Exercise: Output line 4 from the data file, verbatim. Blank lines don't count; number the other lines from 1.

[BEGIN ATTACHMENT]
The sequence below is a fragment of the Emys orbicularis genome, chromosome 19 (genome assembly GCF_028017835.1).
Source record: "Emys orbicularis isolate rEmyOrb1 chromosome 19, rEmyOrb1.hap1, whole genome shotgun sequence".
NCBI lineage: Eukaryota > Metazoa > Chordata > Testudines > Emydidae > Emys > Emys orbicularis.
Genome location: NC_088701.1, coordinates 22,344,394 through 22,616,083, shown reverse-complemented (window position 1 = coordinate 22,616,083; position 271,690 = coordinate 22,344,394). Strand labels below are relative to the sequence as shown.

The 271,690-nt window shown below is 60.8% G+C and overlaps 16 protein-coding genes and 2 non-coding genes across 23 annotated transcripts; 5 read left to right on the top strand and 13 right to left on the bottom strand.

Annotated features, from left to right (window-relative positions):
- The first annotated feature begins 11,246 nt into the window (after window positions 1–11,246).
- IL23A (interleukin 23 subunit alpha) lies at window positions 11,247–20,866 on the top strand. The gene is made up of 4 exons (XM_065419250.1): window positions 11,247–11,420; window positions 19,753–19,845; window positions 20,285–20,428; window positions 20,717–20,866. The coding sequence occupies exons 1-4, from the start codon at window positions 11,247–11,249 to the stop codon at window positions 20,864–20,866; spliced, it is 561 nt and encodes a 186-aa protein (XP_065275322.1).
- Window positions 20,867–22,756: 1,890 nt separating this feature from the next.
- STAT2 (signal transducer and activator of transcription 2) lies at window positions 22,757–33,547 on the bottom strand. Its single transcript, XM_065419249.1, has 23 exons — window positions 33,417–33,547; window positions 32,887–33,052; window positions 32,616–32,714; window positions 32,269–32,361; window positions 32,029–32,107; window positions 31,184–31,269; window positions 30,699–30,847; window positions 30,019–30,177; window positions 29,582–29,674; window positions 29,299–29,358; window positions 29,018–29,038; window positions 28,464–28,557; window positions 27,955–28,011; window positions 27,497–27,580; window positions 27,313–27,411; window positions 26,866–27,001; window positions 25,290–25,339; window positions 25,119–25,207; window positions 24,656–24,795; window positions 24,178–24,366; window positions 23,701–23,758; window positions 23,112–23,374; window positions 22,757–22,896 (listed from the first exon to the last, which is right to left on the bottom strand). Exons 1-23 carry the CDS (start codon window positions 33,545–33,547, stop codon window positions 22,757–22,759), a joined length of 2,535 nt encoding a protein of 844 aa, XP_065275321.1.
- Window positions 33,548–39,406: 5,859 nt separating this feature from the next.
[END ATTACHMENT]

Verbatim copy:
Genome location: NC_088701.1, coordinates 22,344,394 through 22,616,083, shown reverse-complemented (window position 1 = coordinate 22,616,083; position 271,690 = coordinate 22,344,394). Strand labels below are relative to the sequence as shown.